Friday, 31 May 2013

The church that can(not) change

Paul Klee Colourful Group

A criticism frequently leveled at the Church is that it is set in its ways and that - unlike science - new inputs have no impact on its tenets. In a word, the Church comes across as static, in a world whose rate of change increases and that adapts and adjusts itself continuously. The end result is the appearance of mismatch and alienation, and Church representatives saying things like “These are the teachings of the church and they’re unchangeable truths.” does not help.

There is a very serious problem with statements like the above though and I am just saying so from the perspective of the Church itself, rather than as a criticism from outside. The problem is that such statements negate Jesus' own words: “I have much more to tell you, but you cannot bear it now. But when he comes, the Spirit of truth, he will guide you to all truth.” (John 16:12-13). They deny “inspiration” received from the Holy Spirit and consider the Church's teaching to be an immutable monolith obtained in one go rather than the gradual understanding of its full revelation in the person of Jesus. In fact Pope Francis himself reminds us that “throughout the history of salvation, whenever God reveals himself, He brings newness — God always brings newness — and demands our complete trust” and then goes on to challenge us:
“Are we open to God’s surprises? Or are we closed and fearful before the newness of the Holy Spirit? Do we have the courage to strike out along the new paths which God’s newness sets before us, or do we resist, barricaded in transient structures which have lost their capacity for openness to what is new?”
This is not to say that everything is open to change, but to be very clear about change being a core feature of Christian faith and consequently of the Church's teaching too.

“OK,” you say “but does the Church actually change what it teaches?” Instead of answering that with a categorical “yes” and a lot of handwaving, let me present the following, very specific, example that I came across by accident some time ago. It concerns the question of “mixed marriages,” which here refers to marriages between one Catholic and one Christian, but non-Catholic spouse.

Let's first look at how such marriages were spoken of in 1893, in Pope Leo XIII's Constanti Hungarorum encyclical:
“[T]o remove the source of many evils, it is of utmost importance that pastors never cease to admonish their flocks to refrain as far as possible from entering into mixed marriages. Let the faithful correctly understand and resolutely remember that it is their duty to regard with horror such marriages, which the Church has always detested. They are to be abhorred for the reason which we emphasized in another letter, “They offer the opportunity for a forbidden sharing and participation in sacred things; they create a danger to the religion of the Catholic partner; they are an impediment to the virtuous education of children and very often cause them to become accustomed to viewing all religions as equal because they have lost the power of discriminating between the true and the false.” (Pope Leo XIII, Arcanum)”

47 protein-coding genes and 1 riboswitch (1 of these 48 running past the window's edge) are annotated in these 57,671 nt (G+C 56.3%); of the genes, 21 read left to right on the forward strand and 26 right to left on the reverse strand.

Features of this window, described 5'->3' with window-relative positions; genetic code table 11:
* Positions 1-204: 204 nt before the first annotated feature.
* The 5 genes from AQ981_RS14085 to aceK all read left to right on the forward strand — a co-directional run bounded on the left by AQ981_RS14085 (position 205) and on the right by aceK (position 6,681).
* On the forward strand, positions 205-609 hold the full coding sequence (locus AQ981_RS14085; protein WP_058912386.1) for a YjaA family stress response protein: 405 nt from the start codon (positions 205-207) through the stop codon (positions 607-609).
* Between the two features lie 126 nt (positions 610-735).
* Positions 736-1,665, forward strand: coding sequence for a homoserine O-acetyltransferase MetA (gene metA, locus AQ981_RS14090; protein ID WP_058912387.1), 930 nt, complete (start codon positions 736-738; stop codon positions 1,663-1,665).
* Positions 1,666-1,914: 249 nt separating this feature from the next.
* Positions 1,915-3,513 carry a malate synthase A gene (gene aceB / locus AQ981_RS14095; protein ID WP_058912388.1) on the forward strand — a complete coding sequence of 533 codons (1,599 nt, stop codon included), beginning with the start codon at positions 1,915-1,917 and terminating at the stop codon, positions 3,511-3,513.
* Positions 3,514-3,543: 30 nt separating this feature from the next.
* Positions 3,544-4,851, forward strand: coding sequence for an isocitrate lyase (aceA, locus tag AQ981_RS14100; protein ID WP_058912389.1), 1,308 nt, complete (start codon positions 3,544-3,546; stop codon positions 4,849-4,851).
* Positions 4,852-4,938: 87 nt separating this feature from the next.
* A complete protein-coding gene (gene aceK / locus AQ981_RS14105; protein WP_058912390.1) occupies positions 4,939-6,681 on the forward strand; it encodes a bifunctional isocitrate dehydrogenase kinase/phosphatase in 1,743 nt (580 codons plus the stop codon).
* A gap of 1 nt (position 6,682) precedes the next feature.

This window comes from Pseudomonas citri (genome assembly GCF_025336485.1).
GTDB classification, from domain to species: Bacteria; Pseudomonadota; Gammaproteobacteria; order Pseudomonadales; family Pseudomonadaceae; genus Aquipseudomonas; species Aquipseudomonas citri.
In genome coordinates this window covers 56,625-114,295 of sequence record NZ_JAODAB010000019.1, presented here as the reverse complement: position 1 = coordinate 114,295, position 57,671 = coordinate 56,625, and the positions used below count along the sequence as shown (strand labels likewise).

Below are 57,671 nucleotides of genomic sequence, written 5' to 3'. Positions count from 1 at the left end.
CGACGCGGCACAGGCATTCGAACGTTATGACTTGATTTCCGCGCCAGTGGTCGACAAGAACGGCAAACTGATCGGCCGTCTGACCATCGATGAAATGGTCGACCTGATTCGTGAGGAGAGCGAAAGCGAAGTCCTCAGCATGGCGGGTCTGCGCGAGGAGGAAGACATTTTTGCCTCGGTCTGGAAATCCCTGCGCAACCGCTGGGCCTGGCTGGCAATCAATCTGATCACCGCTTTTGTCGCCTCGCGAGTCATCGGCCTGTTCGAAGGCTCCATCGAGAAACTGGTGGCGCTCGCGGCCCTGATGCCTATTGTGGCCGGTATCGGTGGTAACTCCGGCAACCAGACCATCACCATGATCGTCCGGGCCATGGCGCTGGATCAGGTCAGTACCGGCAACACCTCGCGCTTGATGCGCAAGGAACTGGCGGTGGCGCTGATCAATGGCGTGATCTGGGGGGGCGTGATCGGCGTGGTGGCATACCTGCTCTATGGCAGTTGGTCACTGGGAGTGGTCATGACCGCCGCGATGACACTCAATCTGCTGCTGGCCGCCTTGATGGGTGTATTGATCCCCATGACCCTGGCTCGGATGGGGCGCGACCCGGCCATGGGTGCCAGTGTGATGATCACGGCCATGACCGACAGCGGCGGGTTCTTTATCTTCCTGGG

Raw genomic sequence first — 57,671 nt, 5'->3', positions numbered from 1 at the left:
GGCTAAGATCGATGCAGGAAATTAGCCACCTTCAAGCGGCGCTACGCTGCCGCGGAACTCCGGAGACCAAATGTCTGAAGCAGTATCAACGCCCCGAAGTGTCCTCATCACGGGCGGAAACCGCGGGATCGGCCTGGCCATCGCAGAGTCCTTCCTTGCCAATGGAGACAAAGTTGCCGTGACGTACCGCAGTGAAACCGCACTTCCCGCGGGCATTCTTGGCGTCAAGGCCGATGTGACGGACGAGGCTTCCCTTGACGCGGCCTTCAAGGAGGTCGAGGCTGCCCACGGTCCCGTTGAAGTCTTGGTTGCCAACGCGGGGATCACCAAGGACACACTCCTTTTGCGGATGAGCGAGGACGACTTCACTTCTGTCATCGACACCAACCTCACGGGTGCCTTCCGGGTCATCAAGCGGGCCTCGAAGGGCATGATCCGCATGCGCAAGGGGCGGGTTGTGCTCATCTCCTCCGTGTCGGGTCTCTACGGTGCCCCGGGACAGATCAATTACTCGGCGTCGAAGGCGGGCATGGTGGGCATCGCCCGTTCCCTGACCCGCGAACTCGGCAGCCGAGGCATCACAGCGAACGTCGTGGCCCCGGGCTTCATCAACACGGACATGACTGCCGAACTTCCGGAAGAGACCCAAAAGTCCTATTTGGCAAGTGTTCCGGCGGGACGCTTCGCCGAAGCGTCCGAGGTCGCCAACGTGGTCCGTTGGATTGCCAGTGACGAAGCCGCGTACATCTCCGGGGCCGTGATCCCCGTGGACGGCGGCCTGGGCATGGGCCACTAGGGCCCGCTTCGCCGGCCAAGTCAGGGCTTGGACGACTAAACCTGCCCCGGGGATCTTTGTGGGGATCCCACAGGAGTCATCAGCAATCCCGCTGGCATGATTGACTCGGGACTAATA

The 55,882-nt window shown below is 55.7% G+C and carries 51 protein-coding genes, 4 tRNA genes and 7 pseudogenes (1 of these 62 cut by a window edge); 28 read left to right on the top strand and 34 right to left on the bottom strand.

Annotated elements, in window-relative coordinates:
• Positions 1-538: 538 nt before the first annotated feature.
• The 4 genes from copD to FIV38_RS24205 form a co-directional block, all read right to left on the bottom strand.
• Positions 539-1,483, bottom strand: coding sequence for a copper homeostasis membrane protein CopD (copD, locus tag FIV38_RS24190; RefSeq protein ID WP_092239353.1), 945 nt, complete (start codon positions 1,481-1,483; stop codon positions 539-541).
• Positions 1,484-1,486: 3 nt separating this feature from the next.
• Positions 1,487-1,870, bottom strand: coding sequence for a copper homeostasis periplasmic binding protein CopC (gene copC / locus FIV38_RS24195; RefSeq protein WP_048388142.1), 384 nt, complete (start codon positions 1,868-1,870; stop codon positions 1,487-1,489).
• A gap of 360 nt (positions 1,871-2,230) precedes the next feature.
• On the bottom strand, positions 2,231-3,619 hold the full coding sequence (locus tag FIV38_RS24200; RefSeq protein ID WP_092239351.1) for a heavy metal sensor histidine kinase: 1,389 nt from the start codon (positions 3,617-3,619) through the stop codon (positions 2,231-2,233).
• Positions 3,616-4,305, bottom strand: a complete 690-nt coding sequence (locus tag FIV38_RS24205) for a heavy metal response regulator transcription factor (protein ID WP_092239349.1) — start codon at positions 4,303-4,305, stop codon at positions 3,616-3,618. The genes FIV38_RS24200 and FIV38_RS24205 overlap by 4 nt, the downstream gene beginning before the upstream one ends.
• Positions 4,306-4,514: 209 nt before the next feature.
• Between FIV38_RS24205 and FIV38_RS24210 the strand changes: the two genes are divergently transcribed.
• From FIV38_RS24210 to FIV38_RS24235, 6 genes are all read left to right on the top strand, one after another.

Uff … “source of many evils,” “regard with horror,” “the Church has always detested,” “to be abhorred,” “impediment to the virtuous education of children [… who lose] the power of discriminating between the true and the false.” Sounds nasty!

Scroll ahead 100 years and look at what the 1993 Catechism of the Catholic Church says on the exact same subject (§1633-1637):
“[Mixed marriage] requires particular attention on the part of couples and their pastors. […] Difference of confession between the spouses does not constitute an insurmountable obstacle for marriage, when they succeed in placing in common what they have received from their respective communities, and learn from each other the way in which each lives in fidelity to Christ. But the difficulties of mixed marriages must not be underestimated. They arise from the fact that the separation of Christians has not yet been overcome. The spouses risk experiencing the tragedy of Christian disunity even in the heart of their own home. […] Through ecumenical dialogue Christian communities in many regions have been able to put into effect a common pastoral practice for mixed marriages. Its task is to help such couples live out their particular situation in the light of faith, overcome the tensions between the couple's obligations to each other and towards their ecclesial communities, and encourage the flowering of what is common to them in faith and respect for what separates them.”
Hmm … “learn from each other the way in which each lives in fidelity to Christ,” “tragedy of Christian disunity […] in the heart of their own home,” “encourage the flowering of what is common to [the couple] in faith and respect for what separates them.” From abhorrently horrific, conscience-distorting evil to a challenging miniature laboratory of ecumenism where “fidelity to Christ” mutually enriches spouses - all in the space of 100 years. Not bad …